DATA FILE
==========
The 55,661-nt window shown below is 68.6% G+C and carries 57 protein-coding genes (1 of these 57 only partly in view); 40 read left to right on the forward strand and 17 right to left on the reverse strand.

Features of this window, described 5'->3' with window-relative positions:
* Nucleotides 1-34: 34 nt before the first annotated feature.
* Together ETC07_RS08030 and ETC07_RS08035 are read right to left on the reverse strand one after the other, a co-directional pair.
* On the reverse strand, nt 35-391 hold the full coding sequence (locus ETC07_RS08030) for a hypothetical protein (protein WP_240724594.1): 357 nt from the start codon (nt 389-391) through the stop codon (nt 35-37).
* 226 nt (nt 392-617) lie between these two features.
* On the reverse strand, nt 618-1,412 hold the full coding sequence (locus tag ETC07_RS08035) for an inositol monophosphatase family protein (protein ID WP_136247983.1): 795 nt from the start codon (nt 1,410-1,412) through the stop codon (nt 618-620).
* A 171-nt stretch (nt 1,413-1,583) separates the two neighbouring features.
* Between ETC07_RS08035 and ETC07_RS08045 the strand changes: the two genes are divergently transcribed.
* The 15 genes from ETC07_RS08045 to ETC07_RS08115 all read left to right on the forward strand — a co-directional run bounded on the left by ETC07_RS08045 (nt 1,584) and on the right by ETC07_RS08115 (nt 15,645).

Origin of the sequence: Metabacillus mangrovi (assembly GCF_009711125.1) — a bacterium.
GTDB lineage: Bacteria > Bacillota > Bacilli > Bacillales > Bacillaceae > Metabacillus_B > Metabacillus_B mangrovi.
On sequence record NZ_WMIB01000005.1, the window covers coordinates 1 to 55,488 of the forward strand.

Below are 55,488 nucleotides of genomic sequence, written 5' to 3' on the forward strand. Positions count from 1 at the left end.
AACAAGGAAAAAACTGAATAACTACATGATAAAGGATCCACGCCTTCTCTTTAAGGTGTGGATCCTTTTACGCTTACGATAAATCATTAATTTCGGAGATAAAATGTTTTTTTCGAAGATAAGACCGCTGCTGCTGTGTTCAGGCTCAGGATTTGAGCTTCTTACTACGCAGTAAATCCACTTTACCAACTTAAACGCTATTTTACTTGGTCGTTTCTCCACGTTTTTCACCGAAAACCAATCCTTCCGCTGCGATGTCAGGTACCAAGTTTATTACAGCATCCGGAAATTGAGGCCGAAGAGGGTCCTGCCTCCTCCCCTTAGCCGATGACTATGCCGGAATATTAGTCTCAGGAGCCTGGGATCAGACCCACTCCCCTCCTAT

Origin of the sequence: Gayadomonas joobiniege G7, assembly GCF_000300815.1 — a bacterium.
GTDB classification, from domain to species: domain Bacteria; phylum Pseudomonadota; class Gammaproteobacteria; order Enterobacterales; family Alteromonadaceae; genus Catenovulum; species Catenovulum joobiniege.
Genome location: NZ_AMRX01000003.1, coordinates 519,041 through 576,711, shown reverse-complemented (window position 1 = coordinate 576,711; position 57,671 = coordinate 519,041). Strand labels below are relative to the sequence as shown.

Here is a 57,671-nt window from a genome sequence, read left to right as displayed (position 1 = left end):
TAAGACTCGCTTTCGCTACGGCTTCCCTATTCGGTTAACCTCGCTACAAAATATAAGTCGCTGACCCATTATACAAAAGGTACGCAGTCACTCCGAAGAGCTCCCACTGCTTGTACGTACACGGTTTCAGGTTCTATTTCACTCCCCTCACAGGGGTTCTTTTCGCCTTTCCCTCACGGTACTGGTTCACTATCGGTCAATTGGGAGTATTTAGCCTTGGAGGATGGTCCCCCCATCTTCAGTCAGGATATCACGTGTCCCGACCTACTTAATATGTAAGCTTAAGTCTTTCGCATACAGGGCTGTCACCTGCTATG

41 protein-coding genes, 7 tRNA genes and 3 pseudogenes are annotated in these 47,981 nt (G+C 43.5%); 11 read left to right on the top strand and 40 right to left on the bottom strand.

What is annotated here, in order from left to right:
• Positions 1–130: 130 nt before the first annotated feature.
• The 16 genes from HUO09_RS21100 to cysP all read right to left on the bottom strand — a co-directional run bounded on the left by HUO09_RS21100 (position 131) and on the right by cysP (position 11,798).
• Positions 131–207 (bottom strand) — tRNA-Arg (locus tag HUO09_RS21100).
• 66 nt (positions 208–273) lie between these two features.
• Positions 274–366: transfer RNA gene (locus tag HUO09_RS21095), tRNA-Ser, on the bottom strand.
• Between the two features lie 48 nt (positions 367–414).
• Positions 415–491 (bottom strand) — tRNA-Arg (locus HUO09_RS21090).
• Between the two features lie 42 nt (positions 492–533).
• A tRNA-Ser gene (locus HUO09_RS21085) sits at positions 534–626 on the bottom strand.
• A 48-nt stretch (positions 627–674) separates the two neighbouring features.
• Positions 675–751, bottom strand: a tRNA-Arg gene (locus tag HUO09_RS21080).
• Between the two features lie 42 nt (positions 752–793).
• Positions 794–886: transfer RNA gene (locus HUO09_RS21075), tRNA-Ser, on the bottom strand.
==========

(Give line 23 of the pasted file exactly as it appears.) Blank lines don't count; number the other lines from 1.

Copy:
• Positions 1–130: 130 nt before the first annotated feature.